Barring a shocking reversal that sees the Dodgers open the vault for Albert Pujols or Prince Fielder while in the midst of McCourt’s contentious bankruptcy and a likely regime change, the team’s infield next season could conceivably look like this:

C A.J. Ellis — Has hit a total of eight home runs in the minor and major leagues combined over the past four years.

1B James Loney — .288/.346/.432 career AVG/OBP/SLG … average for a National League first baseman in 2011 was .270/.350/.451.

2B Mark EllisLowest on-base percentage of any qualified second baseman in baseball in 2011, third-lowest slugging percentage.

SS Dee Gordon — High BABIP saved his rookie season, but zero homers and a 3% walk rate mean he needs to hit .300 simply to not suck.

3B Juan Uribe — Hit .204/.264/.293 in 2011, which would have been the worst line for any qualified third baseman in baseball…but Uribe couldn’t stay healthy either, a common occurrence in every one of the past four seasons except 2010…the one that prompted the Dodgers to gift him with a three-year, $21 million deal.

Sub in veteran journeyman Juan Rivera at first if you like. This is still a woefully thin team behind Kemp, Clayton Kershaw, Andre Ethier when healthy, and a couple of dynamic relievers. Eight years is a long time, the NL West seems to be weak and winnable almost every year, and the Dodgers could bring in some real help at some point in the future. But for now, Kemp figures to toil away on a mediocre team, making gobs of money while watching his teammates vie for the out-making championship of the universe.

Jonah Keri’s new book, The Extra 2%: How Wall Street Strategies Took a Major League Baseball Team from Worst to First, is a national best-seller. Follow him on Twitter at @JonahKeri.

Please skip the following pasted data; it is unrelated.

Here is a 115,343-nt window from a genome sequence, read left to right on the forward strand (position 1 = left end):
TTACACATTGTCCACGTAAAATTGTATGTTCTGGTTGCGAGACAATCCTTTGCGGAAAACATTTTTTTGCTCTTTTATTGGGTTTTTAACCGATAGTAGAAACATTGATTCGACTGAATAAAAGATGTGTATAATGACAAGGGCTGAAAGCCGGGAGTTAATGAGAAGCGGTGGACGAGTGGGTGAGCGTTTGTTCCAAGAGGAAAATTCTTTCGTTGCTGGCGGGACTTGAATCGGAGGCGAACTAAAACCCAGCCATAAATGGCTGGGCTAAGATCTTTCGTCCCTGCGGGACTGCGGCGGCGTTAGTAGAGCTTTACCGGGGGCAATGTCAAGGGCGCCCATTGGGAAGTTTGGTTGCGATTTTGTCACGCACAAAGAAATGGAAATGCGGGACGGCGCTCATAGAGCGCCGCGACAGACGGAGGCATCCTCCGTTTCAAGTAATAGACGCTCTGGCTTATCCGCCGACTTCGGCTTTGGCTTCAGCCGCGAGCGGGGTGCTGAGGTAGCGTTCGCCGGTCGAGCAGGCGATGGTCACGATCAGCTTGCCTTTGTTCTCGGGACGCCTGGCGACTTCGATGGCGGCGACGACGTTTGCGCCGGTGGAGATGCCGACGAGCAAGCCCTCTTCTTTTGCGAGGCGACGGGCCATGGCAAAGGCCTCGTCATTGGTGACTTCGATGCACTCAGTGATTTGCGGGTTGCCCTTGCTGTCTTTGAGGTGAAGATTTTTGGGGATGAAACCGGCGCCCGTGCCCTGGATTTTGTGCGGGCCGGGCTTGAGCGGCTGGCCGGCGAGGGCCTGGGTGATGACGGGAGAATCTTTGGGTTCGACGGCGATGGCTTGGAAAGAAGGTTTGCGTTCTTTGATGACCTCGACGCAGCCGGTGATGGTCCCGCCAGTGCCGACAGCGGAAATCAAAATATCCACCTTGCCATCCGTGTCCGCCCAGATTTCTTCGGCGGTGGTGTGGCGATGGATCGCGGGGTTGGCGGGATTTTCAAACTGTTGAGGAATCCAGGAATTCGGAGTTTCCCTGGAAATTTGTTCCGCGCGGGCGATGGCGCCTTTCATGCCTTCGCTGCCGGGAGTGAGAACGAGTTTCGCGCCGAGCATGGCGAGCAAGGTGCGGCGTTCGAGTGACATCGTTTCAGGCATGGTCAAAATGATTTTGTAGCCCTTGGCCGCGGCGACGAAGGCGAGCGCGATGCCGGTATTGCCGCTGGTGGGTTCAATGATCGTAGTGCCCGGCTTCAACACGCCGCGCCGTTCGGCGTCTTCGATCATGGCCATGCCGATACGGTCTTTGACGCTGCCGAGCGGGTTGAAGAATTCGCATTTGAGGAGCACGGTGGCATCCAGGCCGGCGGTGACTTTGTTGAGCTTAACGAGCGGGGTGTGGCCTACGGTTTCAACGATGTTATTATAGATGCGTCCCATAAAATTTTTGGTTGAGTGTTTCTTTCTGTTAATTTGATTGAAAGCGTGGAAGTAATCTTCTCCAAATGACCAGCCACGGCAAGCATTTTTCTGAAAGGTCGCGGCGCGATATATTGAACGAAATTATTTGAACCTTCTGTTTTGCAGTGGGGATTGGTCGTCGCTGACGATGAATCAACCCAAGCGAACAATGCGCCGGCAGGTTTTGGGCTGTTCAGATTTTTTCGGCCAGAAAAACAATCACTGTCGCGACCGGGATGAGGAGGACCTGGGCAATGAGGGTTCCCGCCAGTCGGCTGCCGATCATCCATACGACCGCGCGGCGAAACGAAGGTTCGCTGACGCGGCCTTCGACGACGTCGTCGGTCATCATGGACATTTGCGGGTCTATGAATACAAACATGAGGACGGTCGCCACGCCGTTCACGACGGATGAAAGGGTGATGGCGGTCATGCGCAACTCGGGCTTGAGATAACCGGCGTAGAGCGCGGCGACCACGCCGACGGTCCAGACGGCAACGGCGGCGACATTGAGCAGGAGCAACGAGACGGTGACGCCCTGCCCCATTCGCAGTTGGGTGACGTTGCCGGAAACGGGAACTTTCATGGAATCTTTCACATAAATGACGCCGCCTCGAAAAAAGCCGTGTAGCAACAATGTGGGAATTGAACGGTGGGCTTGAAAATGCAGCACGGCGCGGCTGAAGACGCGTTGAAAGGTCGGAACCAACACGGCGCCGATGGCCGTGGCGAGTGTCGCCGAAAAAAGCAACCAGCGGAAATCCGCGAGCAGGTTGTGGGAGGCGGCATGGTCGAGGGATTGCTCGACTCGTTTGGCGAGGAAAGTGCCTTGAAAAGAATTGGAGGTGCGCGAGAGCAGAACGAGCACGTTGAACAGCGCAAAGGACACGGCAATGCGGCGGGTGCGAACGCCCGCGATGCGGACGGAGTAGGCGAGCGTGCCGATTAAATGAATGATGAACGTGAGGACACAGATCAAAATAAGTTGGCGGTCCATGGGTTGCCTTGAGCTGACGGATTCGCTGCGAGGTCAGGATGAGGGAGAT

Previously from Jonah Keri:

Mike Matheny’s Record Will Be a Product Of Talent, Luck & Definitely Not Mike Matheny
Dan Duquette Has His Hands Full In Baltimore
Here’s Why Jonathan Papelbon Isn’t Worth $50 Million
Team Continuity Strikes Again with the Minnesota Twins
Cleveland Indians, Worms’ No. 1 Enemy
Polarizing Trade For Two Deep Sleepers
Five Tips To Get The Cubs On Track
Canadian Sports Anchor’s Kent Brockman Moment
Farewell, Frank: Dodger Faithful Have Reason to Rejoice
Are the Cardinals the Most Unlikely Champions of All Time?

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Filed Under: Los Angeles Dodgers, MLB

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Jonah Keri is a staff writer for Grantland. His book The Extra 2%: How Wall Street Strategies Took a Major League Baseball Team From Worst to First is a national best seller. His new book Up, Up, and Away, on the history of the Montreal Expos, is now available.

Archive @ jonahkeri